Melanie Verwoerd

4 myths about land expropriation that must be bust

2018-05-23 08:24
President Cyril Ramaphosa delivers his inaugural State of the Nation Address. (Photo: Ruvan Boshoff, AFP)

President Cyril Ramaphosa delivers his inaugural State of the Nation Address. (Photo: Ruvan Boshoff, AFP)

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Land has become the number one political issue in South Africa. Having been on panels and radio shows over the last few months about this issue, it never ceases to amaze me how much misunderstanding and pure scaremongering exists around it.

It is perhaps understandable since most of the column inches and airtime in the media are devoted to quotes from the EFF or AfriForum – two extreme poles on opposite sides of the land spectrum. Both sides produce sensational and populist sound bytes, but in reality, neither represents the majority of people in this country and therefore will not decide how this issue plays out in the foreseeable future.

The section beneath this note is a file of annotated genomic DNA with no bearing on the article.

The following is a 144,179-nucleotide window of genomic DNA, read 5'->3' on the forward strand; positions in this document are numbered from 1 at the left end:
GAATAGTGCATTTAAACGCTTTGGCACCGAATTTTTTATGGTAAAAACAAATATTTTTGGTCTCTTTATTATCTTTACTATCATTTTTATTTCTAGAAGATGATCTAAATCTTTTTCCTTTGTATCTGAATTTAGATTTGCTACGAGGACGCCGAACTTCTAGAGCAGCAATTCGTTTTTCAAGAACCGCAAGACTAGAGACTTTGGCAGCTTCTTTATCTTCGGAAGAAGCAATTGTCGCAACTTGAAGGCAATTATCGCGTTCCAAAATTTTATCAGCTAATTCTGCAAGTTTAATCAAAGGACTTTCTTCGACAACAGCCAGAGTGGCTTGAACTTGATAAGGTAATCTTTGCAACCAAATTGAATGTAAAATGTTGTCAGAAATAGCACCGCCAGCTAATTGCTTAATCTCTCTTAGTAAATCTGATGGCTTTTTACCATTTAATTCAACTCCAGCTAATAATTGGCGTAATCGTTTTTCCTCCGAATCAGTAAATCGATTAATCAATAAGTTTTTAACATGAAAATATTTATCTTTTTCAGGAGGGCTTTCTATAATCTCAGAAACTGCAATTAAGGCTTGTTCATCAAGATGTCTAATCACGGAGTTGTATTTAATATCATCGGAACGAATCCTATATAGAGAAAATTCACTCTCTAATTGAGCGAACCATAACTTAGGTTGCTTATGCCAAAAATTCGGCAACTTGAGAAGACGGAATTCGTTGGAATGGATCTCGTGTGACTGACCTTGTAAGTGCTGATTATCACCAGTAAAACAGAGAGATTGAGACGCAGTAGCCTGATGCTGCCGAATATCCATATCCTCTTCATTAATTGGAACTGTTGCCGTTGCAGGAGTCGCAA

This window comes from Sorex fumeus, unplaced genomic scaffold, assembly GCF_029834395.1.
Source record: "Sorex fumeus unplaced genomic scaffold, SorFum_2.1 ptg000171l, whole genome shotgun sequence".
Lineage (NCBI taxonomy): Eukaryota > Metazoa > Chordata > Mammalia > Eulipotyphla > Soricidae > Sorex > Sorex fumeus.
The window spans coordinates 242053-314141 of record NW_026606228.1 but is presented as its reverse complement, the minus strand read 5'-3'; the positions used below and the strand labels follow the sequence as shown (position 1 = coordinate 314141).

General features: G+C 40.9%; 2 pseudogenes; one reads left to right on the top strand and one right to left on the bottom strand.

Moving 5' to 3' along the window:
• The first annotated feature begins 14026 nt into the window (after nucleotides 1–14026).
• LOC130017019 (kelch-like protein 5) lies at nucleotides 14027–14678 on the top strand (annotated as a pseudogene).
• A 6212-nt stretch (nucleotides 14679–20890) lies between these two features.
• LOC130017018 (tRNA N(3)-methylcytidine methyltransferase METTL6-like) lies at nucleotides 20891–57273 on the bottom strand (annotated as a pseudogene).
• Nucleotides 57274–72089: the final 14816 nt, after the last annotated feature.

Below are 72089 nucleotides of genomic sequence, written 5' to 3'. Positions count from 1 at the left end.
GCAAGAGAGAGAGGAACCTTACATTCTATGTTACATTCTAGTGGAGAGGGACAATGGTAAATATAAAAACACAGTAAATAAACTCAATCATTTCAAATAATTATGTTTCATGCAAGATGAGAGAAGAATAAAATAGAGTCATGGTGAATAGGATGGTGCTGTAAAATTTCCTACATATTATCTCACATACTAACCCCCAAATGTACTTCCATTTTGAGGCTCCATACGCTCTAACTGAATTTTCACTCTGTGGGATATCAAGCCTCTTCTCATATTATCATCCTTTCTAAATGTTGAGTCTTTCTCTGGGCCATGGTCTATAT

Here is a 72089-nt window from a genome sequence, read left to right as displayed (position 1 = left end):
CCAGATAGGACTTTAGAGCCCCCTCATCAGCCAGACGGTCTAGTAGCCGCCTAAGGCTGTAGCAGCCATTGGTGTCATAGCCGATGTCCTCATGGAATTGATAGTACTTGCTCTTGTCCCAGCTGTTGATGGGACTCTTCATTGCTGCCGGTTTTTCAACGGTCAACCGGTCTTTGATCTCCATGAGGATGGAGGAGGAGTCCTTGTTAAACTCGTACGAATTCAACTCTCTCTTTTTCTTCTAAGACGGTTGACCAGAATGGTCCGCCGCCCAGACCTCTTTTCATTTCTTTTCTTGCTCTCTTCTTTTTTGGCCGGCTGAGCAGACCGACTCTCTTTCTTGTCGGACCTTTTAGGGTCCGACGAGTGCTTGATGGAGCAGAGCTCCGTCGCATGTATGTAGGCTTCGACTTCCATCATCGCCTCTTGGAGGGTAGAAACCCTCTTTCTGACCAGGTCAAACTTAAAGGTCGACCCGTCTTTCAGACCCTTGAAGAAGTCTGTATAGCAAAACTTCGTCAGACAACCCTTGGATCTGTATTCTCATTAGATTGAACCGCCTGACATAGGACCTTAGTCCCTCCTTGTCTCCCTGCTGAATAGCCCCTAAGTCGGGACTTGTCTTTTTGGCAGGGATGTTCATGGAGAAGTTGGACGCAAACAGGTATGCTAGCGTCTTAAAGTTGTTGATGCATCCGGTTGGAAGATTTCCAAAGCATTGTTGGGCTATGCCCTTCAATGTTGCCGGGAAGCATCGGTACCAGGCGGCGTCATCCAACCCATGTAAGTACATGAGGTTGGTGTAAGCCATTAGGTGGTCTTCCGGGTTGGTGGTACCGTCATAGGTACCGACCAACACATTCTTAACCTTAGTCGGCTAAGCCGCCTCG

Ultimately it will be the majority party that will decide what will happen around the expropriation and redistribution of land.

It is therefore important to carefully note what the ANC has been saying, both publicly and in their internal documents about this issue. A careful analysis shows a measured, or in the words of Minister Lindiwe Sisulu, "a sensible and sensitive approach to the issue". There is not even the slightest whiff of land grabs, large scale removal of farmers off their land or the diminishing of property rights in general. Yet, despite repeated reassurances from the president and other senior ANC figures, large scale fear bordering on panic continues to grow amongst ordinary citizens.